Predator Mite for Red Mite Control

This week, I try out a pack of predator mites for red mite control in my hen house.

I have taken delivery of a 25 hen packet of predator mites to test in the fight against red mite. They arrived from the Netherlands in a sealed (thank goodness) flat pack which easily fits through the letterbox. There was an A4 page with comprehensive instructions for using them from Chickenvet.

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Macro photograph of an adult red mite and a predator mite

I will be sharing my findings on this ‘predator mite’ over the coming weeks and will eventually write an article on them for the main site which will be linked to from a comment below this blog post.

I would be interested to hear from anyone else that’s used these to control red mite in poultry houses or errm elsewhere?

The predators are incredibly small, yes, even smaller than a red mite – I have had to use a macro lens to try to get a photo of one on a sheet of paper. You can see from the photo how big they are in comparison to a red mite. The predator is shipped in a substrate material (that looks like potting compost to me) in the sealed bag you see in the photo below and can easily be tipped out onto the infected areas of the coop.

How Predator Mites are used in Chicken Houses.

Before you rush out and buy predator mites, it is worth learning a little bit about these helpful mites. Unlike the red mite, they aren’t as hardy and you don’t want to end up killing them accidentally at £35 per packet.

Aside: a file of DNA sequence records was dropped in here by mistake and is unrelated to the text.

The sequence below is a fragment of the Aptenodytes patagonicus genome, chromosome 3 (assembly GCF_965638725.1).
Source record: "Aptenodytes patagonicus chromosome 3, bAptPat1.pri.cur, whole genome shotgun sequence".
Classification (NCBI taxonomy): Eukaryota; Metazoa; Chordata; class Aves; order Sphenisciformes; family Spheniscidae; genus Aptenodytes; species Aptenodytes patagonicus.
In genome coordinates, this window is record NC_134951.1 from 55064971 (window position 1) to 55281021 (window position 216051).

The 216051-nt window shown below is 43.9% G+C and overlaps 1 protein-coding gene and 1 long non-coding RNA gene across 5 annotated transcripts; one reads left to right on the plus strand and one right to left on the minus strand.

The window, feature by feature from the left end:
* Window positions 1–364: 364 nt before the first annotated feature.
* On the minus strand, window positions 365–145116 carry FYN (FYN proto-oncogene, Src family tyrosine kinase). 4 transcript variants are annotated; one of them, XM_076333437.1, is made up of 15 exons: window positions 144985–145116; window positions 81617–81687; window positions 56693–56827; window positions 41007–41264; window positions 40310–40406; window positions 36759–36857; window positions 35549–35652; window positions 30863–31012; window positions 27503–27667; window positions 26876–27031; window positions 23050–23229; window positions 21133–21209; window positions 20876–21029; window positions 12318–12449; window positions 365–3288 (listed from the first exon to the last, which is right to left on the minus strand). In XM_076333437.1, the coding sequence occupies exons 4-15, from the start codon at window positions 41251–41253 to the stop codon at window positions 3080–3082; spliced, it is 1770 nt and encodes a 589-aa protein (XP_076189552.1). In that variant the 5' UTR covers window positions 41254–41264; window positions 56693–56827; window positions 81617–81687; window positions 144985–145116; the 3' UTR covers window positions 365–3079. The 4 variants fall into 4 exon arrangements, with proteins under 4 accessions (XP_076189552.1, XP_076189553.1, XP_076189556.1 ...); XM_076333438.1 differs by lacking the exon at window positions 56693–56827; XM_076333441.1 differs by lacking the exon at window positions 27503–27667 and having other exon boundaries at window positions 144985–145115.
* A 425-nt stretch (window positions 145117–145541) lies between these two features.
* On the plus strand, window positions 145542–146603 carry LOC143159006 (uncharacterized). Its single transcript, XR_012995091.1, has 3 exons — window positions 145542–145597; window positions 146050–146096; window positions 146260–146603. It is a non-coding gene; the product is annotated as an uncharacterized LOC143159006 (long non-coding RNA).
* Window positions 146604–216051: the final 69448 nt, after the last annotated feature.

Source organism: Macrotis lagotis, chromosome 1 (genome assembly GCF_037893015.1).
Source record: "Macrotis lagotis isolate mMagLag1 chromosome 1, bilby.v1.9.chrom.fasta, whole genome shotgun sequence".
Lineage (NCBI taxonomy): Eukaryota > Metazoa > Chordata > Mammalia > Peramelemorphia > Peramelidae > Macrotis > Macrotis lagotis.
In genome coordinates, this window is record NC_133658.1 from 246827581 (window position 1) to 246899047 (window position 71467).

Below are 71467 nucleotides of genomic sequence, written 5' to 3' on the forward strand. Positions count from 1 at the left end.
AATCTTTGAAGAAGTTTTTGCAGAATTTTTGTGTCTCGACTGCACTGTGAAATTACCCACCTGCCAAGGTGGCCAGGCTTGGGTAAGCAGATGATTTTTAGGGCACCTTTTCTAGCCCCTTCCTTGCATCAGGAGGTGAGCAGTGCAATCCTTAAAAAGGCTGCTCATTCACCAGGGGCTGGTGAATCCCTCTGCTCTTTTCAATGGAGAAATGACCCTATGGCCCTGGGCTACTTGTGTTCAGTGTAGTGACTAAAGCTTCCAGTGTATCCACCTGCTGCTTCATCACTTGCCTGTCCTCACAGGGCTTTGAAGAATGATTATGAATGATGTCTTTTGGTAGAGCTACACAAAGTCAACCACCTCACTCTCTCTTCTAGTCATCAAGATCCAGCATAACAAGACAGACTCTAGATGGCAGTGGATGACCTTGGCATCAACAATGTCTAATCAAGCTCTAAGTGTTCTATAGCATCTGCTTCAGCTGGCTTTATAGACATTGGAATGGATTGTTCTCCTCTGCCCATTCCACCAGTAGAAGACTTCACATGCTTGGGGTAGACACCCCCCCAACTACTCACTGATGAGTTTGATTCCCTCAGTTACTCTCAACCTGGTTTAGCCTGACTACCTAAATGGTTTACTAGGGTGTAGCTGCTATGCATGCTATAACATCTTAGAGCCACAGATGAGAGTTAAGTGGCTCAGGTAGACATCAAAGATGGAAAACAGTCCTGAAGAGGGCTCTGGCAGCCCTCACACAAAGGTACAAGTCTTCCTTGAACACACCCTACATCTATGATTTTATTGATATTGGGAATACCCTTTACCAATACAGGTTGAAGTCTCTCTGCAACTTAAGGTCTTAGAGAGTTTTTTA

• They do not tolerate insecticides – If you have treated the coop with chemical products in the last 4 weeks you are likely to kill the predator.
  • They do not tolerate water. You cannot wash out the coop once you have introduced the predator.
  • Predator mites like it to be warm – 20 degrees C and moderately humid at 60-70% (but not wet!)
  • They start to starve after 7 days. This means if you introduce too many, they will eat all of your red mite and then starve before the red mite eggs have had a chance to hatch.
  • You need to be around when the predator mites arrive so that you can add them immediately to the chicken coop.
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The Predator ‘pack’

I introduced the mites following this guidance into two small hen houses. The predator is very small and barely visible with the naked eye. I will let you know how they progress in my next post!

Where to buy predator mites.

These predator mites come for St David’s Poultry Team AKA The Chicken Vet. Orders placed during the week are dispatched on the Monday of the next week and should arrive on the Wednesday. The predator mite (unlike the red mite) can only survive for 7 days without a feed so it is important to notify them if they get delayed in the post.

More in a few weeks once I’ve had a chance to evaluate them. Until then,I hope the predators are hungry as there’s red mite in my coop that I want eaten!

I have expanded on this post on the poultrykeeper website in our Red Mite Section here: Predator Mites for Red Mite Control

What do you think?